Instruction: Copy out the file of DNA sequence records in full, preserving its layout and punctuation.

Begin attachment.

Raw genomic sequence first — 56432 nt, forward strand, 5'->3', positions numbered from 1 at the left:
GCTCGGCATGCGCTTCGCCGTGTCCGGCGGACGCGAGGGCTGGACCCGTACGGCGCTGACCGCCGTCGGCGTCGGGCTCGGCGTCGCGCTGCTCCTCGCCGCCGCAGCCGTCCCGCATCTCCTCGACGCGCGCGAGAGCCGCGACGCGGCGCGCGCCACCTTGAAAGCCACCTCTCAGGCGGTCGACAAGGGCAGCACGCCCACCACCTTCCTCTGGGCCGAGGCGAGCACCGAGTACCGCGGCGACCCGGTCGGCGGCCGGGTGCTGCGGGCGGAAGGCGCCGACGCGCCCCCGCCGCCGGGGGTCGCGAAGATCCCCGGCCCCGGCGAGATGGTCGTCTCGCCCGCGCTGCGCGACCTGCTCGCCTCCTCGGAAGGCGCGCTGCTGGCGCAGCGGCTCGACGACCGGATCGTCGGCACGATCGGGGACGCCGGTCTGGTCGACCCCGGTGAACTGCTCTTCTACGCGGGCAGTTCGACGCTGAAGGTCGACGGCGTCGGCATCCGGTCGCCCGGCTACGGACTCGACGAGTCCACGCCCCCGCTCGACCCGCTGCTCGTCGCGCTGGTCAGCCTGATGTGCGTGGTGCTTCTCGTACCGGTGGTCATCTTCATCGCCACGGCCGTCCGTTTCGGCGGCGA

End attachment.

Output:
Raw genomic sequence first — 56432 nt, forward strand, 5'->3', positions numbered from 1 at the left:
GCTCGGCATGCGCTTCGCCGTGTCCGGCGGACGCGAGGGCTGGACCCGTACGGCGCTGACCGCCGTCGGCGTCGGGCTCGGCGTCGCGCTGCTCCTCGCCGCCGCAGCCGTCCCGCATCTCCTCGACGCGCGCGAGAGCCGCGACGCGGCGCGCGCCACCTTGAAAGCCACCTCTCAGGCGGTCGACAAGGGCAGCACGCCCACCACCTTCCTCTGGGCCGAGGCGAGCACCGAGTACCGCGGCGACCCGGTCGGCGGCCGGGTGCTGCGGGCGGAAGGCGCCGACGCGCCCCCGCCGCCGGGGGTCGCGAAGATCCCCGGCCCCGGCGAGATGGTCGTCTCGCCCGCGCTGCGCGACCTGCTCGCCTCCTCGGAAGGCGCGCTGCTGGCGCAGCGGCTCGACGACCGGATCGTCGGCACGATCGGGGACGCCGGTCTGGTCGACCCCGGTGAACTGCTCTTCTACGCGGGCAGTTCGACGCTGAAGGTCGACGGCGTCGGCATCCGGTCGCCCGGCTACGGACTCGACGAGTCCACGCCCCCGCTCGACCCGCTGCTCGTCGCGCTGGTCAGCCTGATGTGCGTGGTGCTTCTCGTACCGGTGGTCATCTTCATCGCCACGGCCGTCCGTTTCGGCGGCGA